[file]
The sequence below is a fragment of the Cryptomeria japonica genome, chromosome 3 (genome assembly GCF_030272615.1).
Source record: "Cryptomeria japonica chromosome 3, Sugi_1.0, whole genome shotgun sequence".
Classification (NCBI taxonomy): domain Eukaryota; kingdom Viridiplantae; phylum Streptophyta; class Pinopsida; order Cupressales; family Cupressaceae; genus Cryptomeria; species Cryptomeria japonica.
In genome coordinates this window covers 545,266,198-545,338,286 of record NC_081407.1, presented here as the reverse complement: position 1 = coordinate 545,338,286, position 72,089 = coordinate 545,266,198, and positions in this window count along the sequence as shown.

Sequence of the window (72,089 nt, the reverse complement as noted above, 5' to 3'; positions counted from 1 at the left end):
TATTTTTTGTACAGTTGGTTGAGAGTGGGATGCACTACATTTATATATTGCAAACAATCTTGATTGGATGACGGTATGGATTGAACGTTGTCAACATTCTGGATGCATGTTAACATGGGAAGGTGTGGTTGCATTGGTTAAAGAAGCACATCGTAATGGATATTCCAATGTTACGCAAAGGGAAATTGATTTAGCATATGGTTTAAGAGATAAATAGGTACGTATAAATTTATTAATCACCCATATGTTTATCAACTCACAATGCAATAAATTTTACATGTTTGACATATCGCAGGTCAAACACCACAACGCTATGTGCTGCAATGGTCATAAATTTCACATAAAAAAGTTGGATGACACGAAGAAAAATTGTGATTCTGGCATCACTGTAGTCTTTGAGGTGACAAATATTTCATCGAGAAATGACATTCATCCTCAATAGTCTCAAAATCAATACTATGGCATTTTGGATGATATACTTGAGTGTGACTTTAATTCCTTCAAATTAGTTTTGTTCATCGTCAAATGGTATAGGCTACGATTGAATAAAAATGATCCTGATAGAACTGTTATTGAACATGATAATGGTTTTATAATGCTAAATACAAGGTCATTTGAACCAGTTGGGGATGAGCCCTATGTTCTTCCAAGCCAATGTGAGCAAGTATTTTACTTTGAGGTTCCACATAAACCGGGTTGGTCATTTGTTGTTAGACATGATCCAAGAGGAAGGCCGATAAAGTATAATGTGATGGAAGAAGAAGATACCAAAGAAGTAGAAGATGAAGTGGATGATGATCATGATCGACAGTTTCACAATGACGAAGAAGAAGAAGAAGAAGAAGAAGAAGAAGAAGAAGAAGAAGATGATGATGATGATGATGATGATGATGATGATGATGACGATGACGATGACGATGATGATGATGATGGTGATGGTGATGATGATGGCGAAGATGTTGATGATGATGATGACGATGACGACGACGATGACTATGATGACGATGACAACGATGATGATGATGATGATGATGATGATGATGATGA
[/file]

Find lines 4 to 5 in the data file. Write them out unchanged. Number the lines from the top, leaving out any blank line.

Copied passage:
In genome coordinates this window covers 545,266,198-545,338,286 of record NC_081407.1, presented here as the reverse complement: position 1 = coordinate 545,338,286, position 72,089 = coordinate 545,266,198, and positions in this window count along the sequence as shown.

Sequence of the window (72,089 nt, the reverse complement as noted above, 5' to 3'; positions counted from 1 at the left end):